Tom English: ‘Fans need a strong rivalry, a threat to title chances, a fear factor that quickens their pulse’
You are more likely to get sympathy from the devil than empathy from Neil Lennon in the business of Rangers’ ongoing financial woes. When the Celtic manager spoke about the Ibrox club’s plight the other day, he looked like a man who’d been waiting quite some time to get this stuff off his chest, which was fair enough.
Ally McCoist might have been disappointed by his counterpart speaking about another club’s affairs but the Rangers manager would be best advised not to pursue that line of argument too far in the future. He will lose the debate the minute Lennon brings up the nose-rubbing hubris of the past at Ibrox.
Nearly everything Lennon said is unarguable.
The chickens are, indeed, coming home to roost at Rangers. There has, unquestionably, been financial mismanagement at the club, even with the HMRC case in the pending tray. Take that out of the equation – and, boy, how they would like to – then you still have the matter of the £10 million seasonal shortfall that Craig Whyte speaks about, a gap in funding that forced him to pre-sell chunks of season tickets to keep the club on the go while also selling their principal goal-scorer to Everton on the cheap on Tuesday.
“Somebody must have seen it coming,” said Lennon of the financial problems. “Do I have sympathy in that respect for them? No. Have they brought it on themselves as a club? Yes.
“If you have mismanaged, if you’ve spent beyond means for a long, long time then eventually it comes home to roost. It has happened at a lot of clubs. The people who suffer are the supporters.”
This is fact and Lennon has every right to talk about it, given that his own club have managed their finances with a caution that has, at times, infuriated the supporters.
It’s easy to understand their ire at seeing Jelavic score the goal that saw them beaten in the League Cup final last season and at being pipped for the league championship on the back of a weighty contribution from the Croatian. He was brought in for £4m despite Rangers not having £4m to spend. A player they couldn’t afford but bought anyway – another contribution to their already enormous debt mountain. It was debt upon debt at a time when they were becoming aware of the full potential horror of what lay ahead of them in the HMRC case. They ploughed on regardless.
Call it reckless, call it irresponsible but, whatever you call it, that decision and many, many others going back years are now accompanied by a soundtrack of clucking chickens.
Celtic, on the other hand, have been prudent. They are pretty much at break-even point in transfer business over the last number of seasons.
They have brought in a flood of players but these deals have largely been financed by money they made in the market on Aiden McGeady, Scott McDonald, Artur Boruc and others. They sold players and reinvested the cash on players, many of whom might reap them a handsome sell-on profit if, and when, the time comes. Rangers sold Jelavic and will reinvest the money in keeping the grass cut at Ibrox.
Craig Whyte gets plenty of stick for his secrecy and for the fact that he does not have limitless funds to chuck at the problem. But, for all his faults and inconsistencies and daft threats of legal action to all and sundry, he is the one who has called a halt to the madness of Rangers’ spending.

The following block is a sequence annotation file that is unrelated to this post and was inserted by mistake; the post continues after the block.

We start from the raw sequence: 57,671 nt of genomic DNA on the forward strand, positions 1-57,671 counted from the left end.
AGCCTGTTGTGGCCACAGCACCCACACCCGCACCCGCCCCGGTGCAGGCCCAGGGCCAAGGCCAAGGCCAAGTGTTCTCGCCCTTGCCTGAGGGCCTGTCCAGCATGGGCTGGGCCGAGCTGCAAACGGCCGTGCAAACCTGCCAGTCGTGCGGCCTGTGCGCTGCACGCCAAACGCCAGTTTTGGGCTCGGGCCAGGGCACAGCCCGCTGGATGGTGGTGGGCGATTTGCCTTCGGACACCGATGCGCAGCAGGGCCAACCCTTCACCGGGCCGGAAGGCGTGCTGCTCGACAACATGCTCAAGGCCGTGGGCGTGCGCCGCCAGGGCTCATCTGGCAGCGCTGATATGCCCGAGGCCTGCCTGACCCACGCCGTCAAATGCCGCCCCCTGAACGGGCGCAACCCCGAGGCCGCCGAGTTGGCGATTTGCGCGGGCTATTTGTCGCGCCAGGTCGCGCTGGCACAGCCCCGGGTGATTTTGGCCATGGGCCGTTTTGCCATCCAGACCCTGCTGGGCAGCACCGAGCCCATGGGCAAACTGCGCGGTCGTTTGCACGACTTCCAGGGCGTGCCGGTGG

The hubris has gone at last. There’s some humility there now. Can you imagine Sir David Murray coming out last week and admitting that he’s £10m short every season and that he’s had to flog advance season tickets to deal with the problem? No, he’d have sooner signed a player for £3m and carried on as before.
Whyte didn’t do it willingly, of course. He was flushed out. But he’s in this paper today facing up to some harsh truths about life at Rangers.
He plays his cards close to his chest – too close – but he reveals enough to tell you that the club is in a desperate plight and that things cannot go on the way they were.
He stopped short of saying that he is going to try to do what Celtic have done but you must imagine that’s pretty much what he’s thinking. Financial responsibility, self-sufficiency, no spending money they don’t have, an end to the ego that got them in this trouble in the first place.
Peter Lawwell for Ibrox? Er, no. But maybe some of his philosophies on finance in football wouldn’t go amiss at Rangers.
Where I disagree with Lennon is on this point: “I’m not in the camp who believe the SPL, or Celtic, need a strong Rangers,” he said the other day. “A lot of people think Celtic and Rangers need each other, well at the minute we don’t.”
Actually, they do. The fans need a strong rivalry, a threat to their title chances, a fear factor that quickens their pulse and makes them want to go to games. Celtic need those pulses racing because it’s good for business. They want an easy stroll to the title but it’s a novelty that would wear off pretty quickly. If the Rangers threat dissipates then who will take their place? Nobody. This is not the 1980s.
The fear of a cliff-hanging title race sells tickets, it fills stadiums, it maintains the passion and the obsession, all of which is critical to the balance sheet. It ensures that the Sky Sports cheque book remains open. The Old Firm is the flagship. The selling point. They need each other for a million different reasons, no doubt about it.
Everything else that Lennon said was unarguable. And, however hard it was for Rangers people to hear it, he had every right to say it.
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